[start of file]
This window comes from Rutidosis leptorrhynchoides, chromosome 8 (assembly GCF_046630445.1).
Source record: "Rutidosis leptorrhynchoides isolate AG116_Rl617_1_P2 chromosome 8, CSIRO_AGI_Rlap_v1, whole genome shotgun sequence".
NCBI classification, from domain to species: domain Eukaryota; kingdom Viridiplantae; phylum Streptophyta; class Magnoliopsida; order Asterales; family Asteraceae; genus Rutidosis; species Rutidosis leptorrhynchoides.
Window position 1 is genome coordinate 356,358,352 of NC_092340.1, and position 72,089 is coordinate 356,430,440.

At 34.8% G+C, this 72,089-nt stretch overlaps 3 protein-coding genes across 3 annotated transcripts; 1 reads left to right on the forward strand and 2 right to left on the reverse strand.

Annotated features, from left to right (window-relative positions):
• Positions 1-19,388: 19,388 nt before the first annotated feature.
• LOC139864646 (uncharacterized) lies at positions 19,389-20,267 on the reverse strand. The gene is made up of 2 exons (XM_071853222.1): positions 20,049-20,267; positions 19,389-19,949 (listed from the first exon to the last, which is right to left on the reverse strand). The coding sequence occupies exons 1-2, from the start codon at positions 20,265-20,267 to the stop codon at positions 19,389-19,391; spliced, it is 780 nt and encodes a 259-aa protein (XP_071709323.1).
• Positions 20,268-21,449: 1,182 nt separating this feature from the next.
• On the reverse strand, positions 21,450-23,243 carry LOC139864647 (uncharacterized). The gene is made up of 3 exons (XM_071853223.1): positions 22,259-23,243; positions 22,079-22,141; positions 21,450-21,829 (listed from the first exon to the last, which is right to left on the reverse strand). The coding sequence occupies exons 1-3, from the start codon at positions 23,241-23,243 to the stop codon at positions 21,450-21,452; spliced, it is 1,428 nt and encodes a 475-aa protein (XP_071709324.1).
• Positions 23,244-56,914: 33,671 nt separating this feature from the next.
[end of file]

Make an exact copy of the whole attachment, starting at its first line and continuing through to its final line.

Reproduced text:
This window comes from Rutidosis leptorrhynchoides, chromosome 8 (assembly GCF_046630445.1).
Source record: "Rutidosis leptorrhynchoides isolate AG116_Rl617_1_P2 chromosome 8, CSIRO_AGI_Rlap_v1, whole genome shotgun sequence".
NCBI classification, from domain to species: domain Eukaryota; kingdom Viridiplantae; phylum Streptophyta; class Magnoliopsida; order Asterales; family Asteraceae; genus Rutidosis; species Rutidosis leptorrhynchoides.
Window position 1 is genome coordinate 356,358,352 of NC_092340.1, and position 72,089 is coordinate 356,430,440.

At 34.8% G+C, this 72,089-nt stretch overlaps 3 protein-coding genes across 3 annotated transcripts; 1 reads left to right on the forward strand and 2 right to left on the reverse strand.

Annotated features, from left to right (window-relative positions):
• Positions 1-19,388: 19,388 nt before the first annotated feature.
• LOC139864646 (uncharacterized) lies at positions 19,389-20,267 on the reverse strand. The gene is made up of 2 exons (XM_071853222.1): positions 20,049-20,267; positions 19,389-19,949 (listed from the first exon to the last, which is right to left on the reverse strand). The coding sequence occupies exons 1-2, from the start codon at positions 20,265-20,267 to the stop codon at positions 19,389-19,391; spliced, it is 780 nt and encodes a 259-aa protein (XP_071709323.1).
• Positions 20,268-21,449: 1,182 nt separating this feature from the next.
• On the reverse strand, positions 21,450-23,243 carry LOC139864647 (uncharacterized). The gene is made up of 3 exons (XM_071853223.1): positions 22,259-23,243; positions 22,079-22,141; positions 21,450-21,829 (listed from the first exon to the last, which is right to left on the reverse strand). The coding sequence occupies exons 1-3, from the start codon at positions 23,241-23,243 to the stop codon at positions 21,450-21,452; spliced, it is 1,428 nt and encodes a 475-aa protein (XP_071709324.1).
• Positions 23,244-56,914: 33,671 nt separating this feature from the next.